Fed should wrap up QE by end of Q1 2022, Bullard says
A top official at the Federal Reserve brushed off concerns about a slowdown in hiring and said the central bank remained set to start tapering its debt purchases before year-end.
He also broached the possible need for rate hikes in 2022, to stave off a potential housing bubble among other considerations.
In an interview with the Financial Times, the president of the Federal Reserve Bank of St. Louis, James Bullard, said: "The big picture is that the taper will get going this year and will end sometime by the first half of next year."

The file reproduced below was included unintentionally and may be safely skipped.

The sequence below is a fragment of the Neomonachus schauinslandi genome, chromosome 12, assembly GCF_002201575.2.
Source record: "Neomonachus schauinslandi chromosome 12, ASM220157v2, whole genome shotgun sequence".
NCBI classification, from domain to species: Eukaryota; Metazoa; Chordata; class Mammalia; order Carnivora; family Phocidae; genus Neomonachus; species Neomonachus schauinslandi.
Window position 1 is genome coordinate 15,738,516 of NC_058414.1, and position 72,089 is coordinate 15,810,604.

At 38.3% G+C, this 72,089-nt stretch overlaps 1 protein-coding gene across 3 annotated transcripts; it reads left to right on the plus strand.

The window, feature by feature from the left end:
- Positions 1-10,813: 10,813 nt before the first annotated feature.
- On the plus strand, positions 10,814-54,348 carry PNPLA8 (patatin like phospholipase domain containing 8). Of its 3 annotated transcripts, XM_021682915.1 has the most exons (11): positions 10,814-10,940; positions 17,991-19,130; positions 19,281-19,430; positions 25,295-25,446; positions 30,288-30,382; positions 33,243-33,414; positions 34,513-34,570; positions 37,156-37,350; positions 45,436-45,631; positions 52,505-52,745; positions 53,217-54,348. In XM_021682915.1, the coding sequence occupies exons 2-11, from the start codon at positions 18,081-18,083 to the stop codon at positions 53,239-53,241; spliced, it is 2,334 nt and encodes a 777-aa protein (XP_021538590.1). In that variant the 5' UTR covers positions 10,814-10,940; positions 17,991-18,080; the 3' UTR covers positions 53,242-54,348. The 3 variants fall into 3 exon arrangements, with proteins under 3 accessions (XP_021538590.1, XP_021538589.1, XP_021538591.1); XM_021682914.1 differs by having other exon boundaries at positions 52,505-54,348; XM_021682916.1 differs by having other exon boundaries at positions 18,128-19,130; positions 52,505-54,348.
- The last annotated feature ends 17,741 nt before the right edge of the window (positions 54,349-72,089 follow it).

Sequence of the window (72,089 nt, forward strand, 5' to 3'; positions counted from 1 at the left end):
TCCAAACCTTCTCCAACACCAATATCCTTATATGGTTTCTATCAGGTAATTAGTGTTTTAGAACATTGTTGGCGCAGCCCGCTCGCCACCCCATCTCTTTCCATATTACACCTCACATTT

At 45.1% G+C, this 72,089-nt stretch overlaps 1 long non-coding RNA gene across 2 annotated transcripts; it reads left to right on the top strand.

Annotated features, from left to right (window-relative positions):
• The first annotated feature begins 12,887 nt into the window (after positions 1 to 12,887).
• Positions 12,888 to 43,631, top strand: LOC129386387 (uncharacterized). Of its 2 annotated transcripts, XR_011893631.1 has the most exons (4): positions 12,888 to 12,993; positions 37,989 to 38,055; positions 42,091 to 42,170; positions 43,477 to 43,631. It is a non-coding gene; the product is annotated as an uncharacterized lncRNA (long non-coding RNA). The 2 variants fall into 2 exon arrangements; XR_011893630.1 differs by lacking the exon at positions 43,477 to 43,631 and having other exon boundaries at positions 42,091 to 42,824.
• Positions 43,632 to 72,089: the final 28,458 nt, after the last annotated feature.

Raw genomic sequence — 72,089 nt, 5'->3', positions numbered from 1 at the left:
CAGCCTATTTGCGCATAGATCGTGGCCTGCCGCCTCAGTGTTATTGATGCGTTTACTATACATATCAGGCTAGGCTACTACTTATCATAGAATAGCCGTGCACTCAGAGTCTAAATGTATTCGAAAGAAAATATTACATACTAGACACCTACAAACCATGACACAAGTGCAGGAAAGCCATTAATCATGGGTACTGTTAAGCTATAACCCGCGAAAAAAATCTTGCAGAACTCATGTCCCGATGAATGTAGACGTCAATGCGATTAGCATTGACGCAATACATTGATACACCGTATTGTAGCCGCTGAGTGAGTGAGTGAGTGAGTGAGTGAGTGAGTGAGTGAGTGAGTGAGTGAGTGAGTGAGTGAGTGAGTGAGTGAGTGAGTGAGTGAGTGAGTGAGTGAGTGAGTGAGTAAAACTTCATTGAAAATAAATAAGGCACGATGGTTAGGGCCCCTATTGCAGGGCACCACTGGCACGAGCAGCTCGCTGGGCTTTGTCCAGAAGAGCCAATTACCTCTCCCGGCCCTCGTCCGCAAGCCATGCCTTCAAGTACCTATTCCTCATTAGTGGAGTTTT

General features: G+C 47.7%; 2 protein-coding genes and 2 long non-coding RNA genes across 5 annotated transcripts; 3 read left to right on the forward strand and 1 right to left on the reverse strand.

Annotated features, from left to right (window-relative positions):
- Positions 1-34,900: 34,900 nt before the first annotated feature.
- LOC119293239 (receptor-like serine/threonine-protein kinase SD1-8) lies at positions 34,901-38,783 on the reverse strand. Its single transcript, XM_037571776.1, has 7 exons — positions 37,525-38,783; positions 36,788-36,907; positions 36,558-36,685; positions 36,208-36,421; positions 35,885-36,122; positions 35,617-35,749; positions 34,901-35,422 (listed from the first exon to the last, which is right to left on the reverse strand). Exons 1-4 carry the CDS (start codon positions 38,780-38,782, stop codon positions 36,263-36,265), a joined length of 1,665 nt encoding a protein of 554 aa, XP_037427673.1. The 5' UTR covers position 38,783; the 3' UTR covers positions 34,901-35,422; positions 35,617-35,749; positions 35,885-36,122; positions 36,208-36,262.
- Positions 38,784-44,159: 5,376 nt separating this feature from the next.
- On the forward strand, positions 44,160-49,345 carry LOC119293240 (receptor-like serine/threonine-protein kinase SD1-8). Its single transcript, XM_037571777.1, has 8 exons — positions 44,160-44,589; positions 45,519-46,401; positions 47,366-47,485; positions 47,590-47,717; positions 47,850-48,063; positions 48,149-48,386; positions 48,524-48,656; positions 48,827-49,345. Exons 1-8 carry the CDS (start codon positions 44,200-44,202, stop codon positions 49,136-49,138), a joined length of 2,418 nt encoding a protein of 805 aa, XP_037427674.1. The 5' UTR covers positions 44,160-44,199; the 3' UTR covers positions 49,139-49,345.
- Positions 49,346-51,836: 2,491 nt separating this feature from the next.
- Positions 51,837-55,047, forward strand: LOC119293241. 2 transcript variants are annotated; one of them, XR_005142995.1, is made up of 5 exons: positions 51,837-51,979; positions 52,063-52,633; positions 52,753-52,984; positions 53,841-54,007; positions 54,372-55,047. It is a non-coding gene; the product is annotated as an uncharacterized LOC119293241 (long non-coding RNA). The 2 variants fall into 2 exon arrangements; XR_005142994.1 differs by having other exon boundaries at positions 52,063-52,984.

Bullard reportedly said he was looking for US non-farm payrolls to grow by around half a million per month and that "it certainly looks like we'll have a very strong labour market going into next year."
The central banker acknowledged the impact that Delta was having but was said to have stressed the role of other supply-side issues, including enhanced unemployment benefits.
Freeing its hands to raise interest rates in 2022 was another reason for the Fed to wrap up its asset purchases by the end of the first quarter of that year, he said.
Inflation might moderate next year, he argued, but it might not, in part due to the additional supply-side constraints overseas as a result of Delta.
In his judgement, another to reason to wrap up quantitative easing was the "incipient housing bubble".